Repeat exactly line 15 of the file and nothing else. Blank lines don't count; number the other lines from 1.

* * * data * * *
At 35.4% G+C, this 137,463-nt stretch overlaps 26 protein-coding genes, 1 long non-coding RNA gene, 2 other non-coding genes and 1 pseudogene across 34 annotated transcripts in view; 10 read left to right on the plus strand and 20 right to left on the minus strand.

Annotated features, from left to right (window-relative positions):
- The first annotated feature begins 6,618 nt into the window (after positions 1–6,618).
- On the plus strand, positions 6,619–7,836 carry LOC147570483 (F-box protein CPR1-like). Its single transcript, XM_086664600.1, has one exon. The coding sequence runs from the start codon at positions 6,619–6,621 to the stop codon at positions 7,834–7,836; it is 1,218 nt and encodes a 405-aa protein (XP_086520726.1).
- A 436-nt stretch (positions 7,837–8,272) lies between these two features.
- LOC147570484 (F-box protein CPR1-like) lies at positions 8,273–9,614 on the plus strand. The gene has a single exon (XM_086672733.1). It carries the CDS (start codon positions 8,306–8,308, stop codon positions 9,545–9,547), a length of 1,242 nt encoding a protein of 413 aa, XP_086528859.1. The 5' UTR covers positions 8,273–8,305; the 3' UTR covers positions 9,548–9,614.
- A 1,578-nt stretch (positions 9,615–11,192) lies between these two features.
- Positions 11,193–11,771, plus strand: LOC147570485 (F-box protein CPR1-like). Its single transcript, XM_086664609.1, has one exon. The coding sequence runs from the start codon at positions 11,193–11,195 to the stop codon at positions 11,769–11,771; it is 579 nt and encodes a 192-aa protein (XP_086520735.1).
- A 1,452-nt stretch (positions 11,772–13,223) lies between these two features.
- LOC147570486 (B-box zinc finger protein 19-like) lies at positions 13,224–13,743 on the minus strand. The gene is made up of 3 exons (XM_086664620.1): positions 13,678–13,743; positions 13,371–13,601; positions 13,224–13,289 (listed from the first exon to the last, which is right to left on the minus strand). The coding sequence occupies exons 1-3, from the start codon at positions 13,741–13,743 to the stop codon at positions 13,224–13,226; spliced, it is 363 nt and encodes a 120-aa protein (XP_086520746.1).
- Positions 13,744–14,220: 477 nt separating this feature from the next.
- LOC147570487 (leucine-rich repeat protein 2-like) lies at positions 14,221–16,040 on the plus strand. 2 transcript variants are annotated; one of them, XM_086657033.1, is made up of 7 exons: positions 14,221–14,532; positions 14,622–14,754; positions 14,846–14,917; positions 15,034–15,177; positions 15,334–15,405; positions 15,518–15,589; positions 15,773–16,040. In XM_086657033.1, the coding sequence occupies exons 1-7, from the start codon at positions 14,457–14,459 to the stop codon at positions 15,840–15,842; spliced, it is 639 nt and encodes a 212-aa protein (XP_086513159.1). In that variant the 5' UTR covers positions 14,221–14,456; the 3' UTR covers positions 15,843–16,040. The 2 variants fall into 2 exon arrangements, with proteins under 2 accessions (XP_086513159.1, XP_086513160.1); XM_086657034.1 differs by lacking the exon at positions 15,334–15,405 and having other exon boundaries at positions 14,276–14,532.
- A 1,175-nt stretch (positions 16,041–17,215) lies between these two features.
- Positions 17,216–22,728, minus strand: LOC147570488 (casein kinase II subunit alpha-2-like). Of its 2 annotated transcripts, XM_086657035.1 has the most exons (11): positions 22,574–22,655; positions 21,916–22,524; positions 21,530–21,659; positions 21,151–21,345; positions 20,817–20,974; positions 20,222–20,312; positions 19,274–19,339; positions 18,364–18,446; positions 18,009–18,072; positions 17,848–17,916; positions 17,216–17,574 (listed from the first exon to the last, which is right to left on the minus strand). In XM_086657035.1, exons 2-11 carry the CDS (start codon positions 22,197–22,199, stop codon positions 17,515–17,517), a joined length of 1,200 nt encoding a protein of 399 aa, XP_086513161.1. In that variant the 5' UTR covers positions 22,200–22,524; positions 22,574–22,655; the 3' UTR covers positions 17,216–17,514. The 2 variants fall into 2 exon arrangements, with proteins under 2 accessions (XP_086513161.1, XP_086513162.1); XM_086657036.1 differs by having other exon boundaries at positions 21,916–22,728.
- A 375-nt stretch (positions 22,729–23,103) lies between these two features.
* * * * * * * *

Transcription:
- A 375-nt stretch (positions 22,729–23,103) lies between these two features.